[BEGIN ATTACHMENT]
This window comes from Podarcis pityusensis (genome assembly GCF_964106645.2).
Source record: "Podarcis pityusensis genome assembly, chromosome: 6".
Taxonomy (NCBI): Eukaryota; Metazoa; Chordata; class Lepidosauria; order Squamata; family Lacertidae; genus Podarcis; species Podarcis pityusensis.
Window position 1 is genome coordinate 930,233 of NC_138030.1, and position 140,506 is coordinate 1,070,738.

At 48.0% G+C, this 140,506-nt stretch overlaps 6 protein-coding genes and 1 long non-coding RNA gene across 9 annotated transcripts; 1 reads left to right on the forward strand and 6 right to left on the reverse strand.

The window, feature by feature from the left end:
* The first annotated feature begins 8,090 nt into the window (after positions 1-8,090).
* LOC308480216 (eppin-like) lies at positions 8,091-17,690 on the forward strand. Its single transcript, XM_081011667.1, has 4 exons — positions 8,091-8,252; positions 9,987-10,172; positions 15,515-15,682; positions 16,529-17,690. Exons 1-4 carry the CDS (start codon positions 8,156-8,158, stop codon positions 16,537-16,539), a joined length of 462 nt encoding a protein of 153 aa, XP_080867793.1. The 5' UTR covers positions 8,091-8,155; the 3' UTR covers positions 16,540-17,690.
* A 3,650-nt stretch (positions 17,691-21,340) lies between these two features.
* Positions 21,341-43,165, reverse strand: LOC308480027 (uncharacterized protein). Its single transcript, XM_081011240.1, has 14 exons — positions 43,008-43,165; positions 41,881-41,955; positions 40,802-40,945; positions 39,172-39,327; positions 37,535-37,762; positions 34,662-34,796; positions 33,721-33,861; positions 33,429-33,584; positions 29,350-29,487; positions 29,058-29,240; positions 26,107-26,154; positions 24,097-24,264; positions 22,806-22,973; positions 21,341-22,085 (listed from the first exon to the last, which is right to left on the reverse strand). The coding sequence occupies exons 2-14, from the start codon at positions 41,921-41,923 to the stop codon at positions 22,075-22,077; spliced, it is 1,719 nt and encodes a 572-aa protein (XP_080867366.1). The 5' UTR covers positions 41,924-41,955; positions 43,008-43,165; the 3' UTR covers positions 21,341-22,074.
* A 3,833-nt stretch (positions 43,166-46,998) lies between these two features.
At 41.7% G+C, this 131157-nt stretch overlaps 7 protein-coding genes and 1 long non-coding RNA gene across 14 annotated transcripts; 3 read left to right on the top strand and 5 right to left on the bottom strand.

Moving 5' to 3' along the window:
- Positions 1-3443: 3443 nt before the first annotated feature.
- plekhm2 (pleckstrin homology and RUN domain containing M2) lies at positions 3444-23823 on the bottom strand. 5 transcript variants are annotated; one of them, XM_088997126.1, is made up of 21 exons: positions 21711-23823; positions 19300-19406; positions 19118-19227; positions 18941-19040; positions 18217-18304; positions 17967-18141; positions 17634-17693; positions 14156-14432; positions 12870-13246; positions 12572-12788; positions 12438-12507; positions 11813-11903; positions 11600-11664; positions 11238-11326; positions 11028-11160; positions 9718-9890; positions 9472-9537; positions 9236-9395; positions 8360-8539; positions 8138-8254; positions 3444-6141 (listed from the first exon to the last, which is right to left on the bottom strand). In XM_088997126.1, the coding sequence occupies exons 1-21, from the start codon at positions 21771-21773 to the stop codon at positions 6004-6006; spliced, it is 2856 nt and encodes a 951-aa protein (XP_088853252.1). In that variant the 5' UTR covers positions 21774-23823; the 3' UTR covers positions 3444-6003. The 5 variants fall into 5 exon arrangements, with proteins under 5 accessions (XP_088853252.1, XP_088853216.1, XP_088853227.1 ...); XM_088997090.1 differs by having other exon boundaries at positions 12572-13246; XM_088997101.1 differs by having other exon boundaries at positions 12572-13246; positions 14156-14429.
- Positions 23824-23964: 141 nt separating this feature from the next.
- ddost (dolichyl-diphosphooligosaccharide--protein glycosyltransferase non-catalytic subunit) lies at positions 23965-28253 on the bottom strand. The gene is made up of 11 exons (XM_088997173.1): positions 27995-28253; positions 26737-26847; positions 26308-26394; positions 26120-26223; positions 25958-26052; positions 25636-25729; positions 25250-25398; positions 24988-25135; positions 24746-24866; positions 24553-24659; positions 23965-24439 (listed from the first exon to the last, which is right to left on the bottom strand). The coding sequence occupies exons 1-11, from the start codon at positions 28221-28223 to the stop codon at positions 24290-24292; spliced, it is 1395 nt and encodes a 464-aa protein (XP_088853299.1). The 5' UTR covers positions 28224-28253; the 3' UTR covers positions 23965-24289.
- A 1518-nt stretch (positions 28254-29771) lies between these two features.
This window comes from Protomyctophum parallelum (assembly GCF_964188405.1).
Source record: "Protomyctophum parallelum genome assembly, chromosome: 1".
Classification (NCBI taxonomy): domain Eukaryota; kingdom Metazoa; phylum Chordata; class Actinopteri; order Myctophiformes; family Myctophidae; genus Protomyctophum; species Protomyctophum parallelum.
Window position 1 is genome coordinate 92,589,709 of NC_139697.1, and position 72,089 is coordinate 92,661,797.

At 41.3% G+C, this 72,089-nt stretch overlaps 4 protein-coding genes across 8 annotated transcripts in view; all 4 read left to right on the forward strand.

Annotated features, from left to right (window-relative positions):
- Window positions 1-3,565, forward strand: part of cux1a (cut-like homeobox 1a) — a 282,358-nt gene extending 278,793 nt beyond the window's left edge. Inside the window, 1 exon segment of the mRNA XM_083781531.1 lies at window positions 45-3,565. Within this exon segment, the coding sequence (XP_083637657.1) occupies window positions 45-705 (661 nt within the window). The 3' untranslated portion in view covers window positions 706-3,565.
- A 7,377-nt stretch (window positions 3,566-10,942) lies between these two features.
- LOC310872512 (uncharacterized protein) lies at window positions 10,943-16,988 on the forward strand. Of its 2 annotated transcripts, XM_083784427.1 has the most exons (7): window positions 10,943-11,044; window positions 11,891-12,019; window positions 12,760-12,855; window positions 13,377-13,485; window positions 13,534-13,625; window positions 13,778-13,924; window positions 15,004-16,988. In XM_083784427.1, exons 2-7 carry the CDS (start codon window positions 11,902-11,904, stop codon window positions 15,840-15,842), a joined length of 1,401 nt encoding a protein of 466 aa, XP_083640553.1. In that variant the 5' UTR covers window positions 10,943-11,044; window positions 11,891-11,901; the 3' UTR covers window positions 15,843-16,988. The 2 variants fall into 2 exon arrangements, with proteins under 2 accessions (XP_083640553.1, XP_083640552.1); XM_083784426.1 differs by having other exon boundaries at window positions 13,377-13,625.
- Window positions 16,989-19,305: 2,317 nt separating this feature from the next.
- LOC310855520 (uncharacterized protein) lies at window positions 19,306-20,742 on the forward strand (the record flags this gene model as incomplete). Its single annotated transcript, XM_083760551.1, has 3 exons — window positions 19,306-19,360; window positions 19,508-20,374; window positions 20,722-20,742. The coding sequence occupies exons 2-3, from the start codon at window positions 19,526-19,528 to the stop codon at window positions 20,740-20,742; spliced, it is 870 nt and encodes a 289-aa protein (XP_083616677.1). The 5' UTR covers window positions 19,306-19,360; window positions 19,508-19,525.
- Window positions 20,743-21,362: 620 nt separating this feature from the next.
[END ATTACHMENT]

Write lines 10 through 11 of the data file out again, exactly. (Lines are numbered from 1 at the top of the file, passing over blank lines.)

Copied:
* Positions 21,341-43,165, reverse strand: LOC308480027 (uncharacterized protein). Its single transcript, XM_081011240.1, has 14 exons — positions 43,008-43,165; positions 41,881-41,955; positions 40,802-40,945; positions 39,172-39,327; positions 37,535-37,762; positions 34,662-34,796; positions 33,721-33,861; positions 33,429-33,584; positions 29,350-29,487; positions 29,058-29,240; positions 26,107-26,154; positions 24,097-24,264; positions 22,806-22,973; positions 21,341-22,085 (listed from the first exon to the last, which is right to left on the reverse strand). The coding sequence occupies exons 2-14, from the start codon at positions 41,921-41,923 to the stop codon at positions 22,075-22,077; spliced, it is 1,719 nt and encodes a 572-aa protein (XP_080867366.1). The 5' UTR covers positions 41,924-41,955; positions 43,008-43,165; the 3' UTR covers positions 21,341-22,074.
* A 3,833-nt stretch (positions 43,166-46,998) lies between these two features.